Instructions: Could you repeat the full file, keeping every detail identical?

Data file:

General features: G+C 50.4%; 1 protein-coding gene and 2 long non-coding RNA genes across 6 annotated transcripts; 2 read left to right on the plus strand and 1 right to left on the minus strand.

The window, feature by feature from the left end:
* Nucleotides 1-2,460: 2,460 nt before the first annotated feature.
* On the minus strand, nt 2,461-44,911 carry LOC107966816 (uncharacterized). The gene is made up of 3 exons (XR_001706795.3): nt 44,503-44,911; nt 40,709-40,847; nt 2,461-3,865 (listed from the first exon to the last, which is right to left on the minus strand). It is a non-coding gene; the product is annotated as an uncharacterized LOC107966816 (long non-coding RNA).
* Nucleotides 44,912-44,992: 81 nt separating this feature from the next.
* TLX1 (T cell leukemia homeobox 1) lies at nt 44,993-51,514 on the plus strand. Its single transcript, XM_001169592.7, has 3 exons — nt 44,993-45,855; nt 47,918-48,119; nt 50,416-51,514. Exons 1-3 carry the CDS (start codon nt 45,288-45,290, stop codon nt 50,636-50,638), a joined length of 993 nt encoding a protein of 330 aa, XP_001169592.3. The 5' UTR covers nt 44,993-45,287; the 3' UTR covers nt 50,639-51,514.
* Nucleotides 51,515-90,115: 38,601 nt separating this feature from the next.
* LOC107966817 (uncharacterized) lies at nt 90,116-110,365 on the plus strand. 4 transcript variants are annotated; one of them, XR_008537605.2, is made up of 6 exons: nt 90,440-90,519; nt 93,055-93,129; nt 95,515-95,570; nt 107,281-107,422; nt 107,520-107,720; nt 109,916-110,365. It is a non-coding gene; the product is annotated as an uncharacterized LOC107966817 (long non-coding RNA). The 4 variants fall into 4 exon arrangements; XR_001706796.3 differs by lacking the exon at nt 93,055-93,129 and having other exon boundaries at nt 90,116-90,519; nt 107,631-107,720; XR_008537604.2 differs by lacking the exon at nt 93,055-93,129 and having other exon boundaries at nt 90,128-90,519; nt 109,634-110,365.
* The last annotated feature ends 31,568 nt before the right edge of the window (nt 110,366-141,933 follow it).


General features: G+C 50.4%; 1 protein-coding gene and 2 long non-coding RNA genes across 6 annotated transcripts; 2 read left to right on the plus strand and 1 right to left on the minus strand.

The window, feature by feature from the left end:
* Nucleotides 1-2,460: 2,460 nt before the first annotated feature.
* On the minus strand, nt 2,461-44,911 carry LOC107966816 (uncharacterized). The gene is made up of 3 exons (XR_001706795.3): nt 44,503-44,911; nt 40,709-40,847; nt 2,461-3,865 (listed from the first exon to the last, which is right to left on the minus strand). It is a non-coding gene; the product is annotated as an uncharacterized LOC107966816 (long non-coding RNA).
* Nucleotides 44,912-44,992: 81 nt separating this feature from the next.
* TLX1 (T cell leukemia homeobox 1) lies at nt 44,993-51,514 on the plus strand. Its single transcript, XM_001169592.7, has 3 exons — nt 44,993-45,855; nt 47,918-48,119; nt 50,416-51,514. Exons 1-3 carry the CDS (start codon nt 45,288-45,290, stop codon nt 50,636-50,638), a joined length of 993 nt encoding a protein of 330 aa, XP_001169592.3. The 5' UTR covers nt 44,993-45,287; the 3' UTR covers nt 50,639-51,514.
* Nucleotides 51,515-90,115: 38,601 nt separating this feature from the next.
* LOC107966817 (uncharacterized) lies at nt 90,116-110,365 on the plus strand. 4 transcript variants are annotated; one of them, XR_008537605.2, is made up of 6 exons: nt 90,440-90,519; nt 93,055-93,129; nt 95,515-95,570; nt 107,281-107,422; nt 107,520-107,720; nt 109,916-110,365. It is a non-coding gene; the product is annotated as an uncharacterized LOC107966817 (long non-coding RNA). The 4 variants fall into 4 exon arrangements; XR_001706796.3 differs by lacking the exon at nt 93,055-93,129 and having other exon boundaries at nt 90,116-90,519; nt 107,631-107,720; XR_008537604.2 differs by lacking the exon at nt 93,055-93,129 and having other exon boundaries at nt 90,128-90,519; nt 109,634-110,365.
* The last annotated feature ends 31,568 nt before the right edge of the window (nt 110,366-141,933 follow it).